The Raiders' defense should be plenty capable to stop the Jets' offense, and the offense should be able to score without too much trouble on the Jets' re-worked defense, using the same formula they used on the Broncos, running, more running, and only passing when necessary.

Final: Raiders win, 24-10

 

Week Eight: Raiders at Ravens

Last Meeting: Ravens win 28-6, in Baltimore, 2006

The Ravens have been known throughout the decade for their amazing defense. The only problem is that now the decade is almost over, and the defense has aged considerably. How long can they hold up? I'll guess, at most, one or two more seasons, so, for this prediction, they will be a factor.

They have some new players, including former Raiders' cornerback Fabian Washington, who, by all accounts, is no loss. I can't count on two hands the number of big plays given up or the number of tackles he missed last year alone.

The Ravens' offense, which already had issues even moving the ball last year, let alone scoring, lost QB Steve McNair and LT, and perennial All-Pro, Jonathan Ogden to retirement, along with C Matt Flynn, Devard Darling at WR, and backup RB Musa Smith.

Now this team lacks talent and depth at WR, QB, and, to some extent, RB. Willis McGahee is now the only threat on offense, and it has been proven time and time again that one player cannot do everything alone.

If neither teams' offense can score, then special teams and field position will probably play a big factor in this game. The Raiders definitely have the upper hand here, with the two strongest-legged kickers in the league in P Shane Lechler and K Sebastian Janikowski.

Janikowski nearly made NFL history last year when he kicked a field goal against the wind from 64 yards out. Halfway up the right upright. And Lechler averaged an unheard of 49.1 yards/punt net.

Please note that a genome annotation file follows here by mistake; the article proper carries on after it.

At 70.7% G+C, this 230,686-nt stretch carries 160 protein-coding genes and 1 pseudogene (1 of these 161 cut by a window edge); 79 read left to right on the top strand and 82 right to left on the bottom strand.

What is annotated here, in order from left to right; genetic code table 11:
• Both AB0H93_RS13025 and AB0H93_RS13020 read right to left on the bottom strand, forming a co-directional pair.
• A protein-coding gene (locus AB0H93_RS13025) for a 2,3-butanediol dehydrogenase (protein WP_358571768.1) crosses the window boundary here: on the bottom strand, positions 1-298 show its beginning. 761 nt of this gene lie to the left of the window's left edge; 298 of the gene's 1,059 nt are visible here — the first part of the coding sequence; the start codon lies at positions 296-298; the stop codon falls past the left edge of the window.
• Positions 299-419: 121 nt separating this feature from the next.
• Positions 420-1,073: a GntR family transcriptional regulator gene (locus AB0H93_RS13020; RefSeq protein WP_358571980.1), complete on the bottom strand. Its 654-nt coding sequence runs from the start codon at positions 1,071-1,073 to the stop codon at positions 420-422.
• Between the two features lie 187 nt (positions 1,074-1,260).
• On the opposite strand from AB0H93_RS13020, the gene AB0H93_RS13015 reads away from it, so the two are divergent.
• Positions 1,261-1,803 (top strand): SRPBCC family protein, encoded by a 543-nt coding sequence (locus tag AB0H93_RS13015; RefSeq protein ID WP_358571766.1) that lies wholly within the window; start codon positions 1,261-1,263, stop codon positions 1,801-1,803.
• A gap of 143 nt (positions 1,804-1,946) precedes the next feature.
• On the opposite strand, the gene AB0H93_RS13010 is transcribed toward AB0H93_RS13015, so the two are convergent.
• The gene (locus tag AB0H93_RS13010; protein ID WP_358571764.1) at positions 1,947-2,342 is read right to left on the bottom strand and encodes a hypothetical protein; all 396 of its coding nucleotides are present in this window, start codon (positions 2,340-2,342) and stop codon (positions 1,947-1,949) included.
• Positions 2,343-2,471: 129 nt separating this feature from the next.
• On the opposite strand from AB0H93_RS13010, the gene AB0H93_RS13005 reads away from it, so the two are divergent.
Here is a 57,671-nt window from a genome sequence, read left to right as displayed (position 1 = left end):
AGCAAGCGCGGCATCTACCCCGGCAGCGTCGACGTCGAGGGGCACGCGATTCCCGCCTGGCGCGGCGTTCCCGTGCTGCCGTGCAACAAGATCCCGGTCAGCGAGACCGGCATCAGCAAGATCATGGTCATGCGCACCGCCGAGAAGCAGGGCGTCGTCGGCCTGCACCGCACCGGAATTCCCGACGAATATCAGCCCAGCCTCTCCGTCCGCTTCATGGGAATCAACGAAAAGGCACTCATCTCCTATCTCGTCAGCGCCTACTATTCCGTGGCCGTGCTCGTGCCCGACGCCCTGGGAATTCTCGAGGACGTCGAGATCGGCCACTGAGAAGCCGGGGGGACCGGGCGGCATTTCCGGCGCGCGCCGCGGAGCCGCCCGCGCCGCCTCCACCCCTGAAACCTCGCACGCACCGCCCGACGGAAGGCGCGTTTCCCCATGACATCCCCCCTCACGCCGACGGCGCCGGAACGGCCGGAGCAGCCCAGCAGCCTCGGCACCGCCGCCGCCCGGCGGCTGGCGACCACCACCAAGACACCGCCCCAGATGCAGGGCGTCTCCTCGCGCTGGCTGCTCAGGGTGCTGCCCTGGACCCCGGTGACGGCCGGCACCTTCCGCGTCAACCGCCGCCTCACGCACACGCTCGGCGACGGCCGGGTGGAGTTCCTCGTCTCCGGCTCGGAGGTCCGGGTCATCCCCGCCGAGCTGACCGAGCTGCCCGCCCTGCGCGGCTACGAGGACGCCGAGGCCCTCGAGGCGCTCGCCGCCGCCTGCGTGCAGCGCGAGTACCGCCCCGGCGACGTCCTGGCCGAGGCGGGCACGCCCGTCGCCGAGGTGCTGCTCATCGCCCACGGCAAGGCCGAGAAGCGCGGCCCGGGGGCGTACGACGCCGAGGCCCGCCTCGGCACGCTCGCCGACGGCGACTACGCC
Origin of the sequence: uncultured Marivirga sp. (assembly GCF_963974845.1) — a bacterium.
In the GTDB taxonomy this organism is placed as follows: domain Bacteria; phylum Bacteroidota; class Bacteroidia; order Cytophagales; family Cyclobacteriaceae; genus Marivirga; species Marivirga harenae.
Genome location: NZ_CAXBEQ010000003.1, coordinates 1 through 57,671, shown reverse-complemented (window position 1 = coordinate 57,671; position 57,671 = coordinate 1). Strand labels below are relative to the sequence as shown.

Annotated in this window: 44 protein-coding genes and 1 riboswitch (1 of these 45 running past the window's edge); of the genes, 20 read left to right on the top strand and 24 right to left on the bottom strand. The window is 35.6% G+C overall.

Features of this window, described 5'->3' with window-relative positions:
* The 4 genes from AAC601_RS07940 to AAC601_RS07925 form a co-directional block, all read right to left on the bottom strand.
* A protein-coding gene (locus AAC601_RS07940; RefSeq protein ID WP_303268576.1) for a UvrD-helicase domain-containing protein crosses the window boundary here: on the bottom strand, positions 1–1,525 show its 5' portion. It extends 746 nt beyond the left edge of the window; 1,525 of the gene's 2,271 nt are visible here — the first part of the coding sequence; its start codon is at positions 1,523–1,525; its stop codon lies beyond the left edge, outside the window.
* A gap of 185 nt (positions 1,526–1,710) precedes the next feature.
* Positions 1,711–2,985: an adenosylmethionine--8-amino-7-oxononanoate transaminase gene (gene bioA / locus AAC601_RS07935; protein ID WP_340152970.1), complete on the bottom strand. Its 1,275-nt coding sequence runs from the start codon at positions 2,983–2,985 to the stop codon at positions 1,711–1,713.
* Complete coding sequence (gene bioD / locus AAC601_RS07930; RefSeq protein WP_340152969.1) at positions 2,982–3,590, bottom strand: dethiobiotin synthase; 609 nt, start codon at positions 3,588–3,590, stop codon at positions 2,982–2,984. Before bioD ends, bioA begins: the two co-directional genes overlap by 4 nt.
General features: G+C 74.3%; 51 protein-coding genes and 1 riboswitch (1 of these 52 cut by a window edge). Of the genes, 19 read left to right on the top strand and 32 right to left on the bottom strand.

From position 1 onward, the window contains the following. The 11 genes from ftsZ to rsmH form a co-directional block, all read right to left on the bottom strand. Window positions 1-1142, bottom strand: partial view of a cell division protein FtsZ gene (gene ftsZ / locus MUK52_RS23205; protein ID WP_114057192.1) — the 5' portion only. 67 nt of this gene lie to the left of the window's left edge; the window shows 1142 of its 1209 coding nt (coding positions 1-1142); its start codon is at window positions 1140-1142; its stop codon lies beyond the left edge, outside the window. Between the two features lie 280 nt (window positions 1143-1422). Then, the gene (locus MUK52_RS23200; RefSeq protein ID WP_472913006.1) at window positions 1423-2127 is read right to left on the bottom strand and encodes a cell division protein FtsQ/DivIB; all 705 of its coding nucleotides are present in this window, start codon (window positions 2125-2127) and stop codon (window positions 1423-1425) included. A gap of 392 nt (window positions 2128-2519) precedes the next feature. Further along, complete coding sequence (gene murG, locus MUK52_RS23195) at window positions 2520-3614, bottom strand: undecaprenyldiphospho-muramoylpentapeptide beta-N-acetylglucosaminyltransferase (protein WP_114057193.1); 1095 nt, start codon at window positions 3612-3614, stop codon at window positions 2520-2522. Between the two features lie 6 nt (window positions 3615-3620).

If that's the deciding factor, then I think Raiders win it in a low-scoring game.

Final: Raiders win 14-10

 

Week Nine: Falcons at Raiders

Last time: Falcons win 35-10 in Atlanta, 2004

How 'bout that Falcons' offseason? Not...

Aside from losing their franchise CB (to Oakland, no less), RB, TE, and a host of other players, the Falcons officially entered rebuilding mode when they selected QB Matt Ryan in the draft.

The Falcons have holes everywhere on their roster, except perhaps RB and K, where they snagged two ex-AFC West members in Michael Turner from San Diego and Jason Elam from Denver.

It remains to be seen if Michael Turner can be a full-season starter, or if he goes the LaMont Jordan route, being an exceptional backup/change-of-pace back to below-average starter.

Add in a rookie QB with unreliable receivers (outside of Joe Horn, but can he last all season and be productive at his age?), a shaky O-line, and a defense with more holes than Swiss cheese, and I doubt the Raiders will have much trouble winning this one.

Final: Raiders crack 40 for first time in years with 41-13 rout.

 

Part Three is coming soon.